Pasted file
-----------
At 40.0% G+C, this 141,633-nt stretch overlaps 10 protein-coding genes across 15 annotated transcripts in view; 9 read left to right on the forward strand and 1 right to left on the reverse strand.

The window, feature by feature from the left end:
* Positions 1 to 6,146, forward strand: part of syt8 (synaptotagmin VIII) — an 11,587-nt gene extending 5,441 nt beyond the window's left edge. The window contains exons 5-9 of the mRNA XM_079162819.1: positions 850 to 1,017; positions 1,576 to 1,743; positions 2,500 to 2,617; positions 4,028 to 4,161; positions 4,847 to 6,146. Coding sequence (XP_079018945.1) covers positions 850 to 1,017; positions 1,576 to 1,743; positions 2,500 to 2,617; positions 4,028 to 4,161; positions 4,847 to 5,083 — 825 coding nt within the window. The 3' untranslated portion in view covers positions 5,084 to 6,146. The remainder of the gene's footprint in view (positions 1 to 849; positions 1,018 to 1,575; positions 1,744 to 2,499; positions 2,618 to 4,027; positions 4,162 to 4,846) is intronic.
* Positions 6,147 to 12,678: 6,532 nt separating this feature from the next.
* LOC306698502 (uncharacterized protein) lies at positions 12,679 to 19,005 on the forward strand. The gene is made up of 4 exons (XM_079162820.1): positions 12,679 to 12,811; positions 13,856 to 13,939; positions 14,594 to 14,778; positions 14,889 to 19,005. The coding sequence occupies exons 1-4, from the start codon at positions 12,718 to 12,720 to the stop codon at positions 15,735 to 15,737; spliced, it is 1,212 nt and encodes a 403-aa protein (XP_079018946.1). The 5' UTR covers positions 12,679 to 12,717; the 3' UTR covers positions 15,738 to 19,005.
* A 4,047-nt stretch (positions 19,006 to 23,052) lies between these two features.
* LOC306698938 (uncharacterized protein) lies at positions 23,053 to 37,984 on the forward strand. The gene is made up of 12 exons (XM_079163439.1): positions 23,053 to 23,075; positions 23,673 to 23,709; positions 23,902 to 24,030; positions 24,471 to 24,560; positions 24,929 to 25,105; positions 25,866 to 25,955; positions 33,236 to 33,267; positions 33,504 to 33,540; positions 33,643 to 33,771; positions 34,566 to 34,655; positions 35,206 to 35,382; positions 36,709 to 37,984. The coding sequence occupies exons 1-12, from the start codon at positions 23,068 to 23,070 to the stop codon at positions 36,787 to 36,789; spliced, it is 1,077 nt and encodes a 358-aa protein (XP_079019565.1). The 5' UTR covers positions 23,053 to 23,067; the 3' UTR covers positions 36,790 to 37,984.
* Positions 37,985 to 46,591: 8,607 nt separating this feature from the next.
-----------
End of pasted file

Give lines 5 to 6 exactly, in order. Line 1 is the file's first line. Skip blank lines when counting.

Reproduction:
* LOC306698502 (uncharacterized protein) lies at positions 12,679 to 19,005 on the forward strand. The gene is made up of 4 exons (XM_079162820.1): positions 12,679 to 12,811; positions 13,856 to 13,939; positions 14,594 to 14,778; positions 14,889 to 19,005. The coding sequence occupies exons 1-4, from the start codon at positions 12,718 to 12,720 to the stop codon at positions 15,735 to 15,737; spliced, it is 1,212 nt and encodes a 403-aa protein (XP_079018946.1). The 5' UTR covers positions 12,679 to 12,717; the 3' UTR covers positions 15,738 to 19,005.
* A 4,047-nt stretch (positions 19,006 to 23,052) lies between these two features.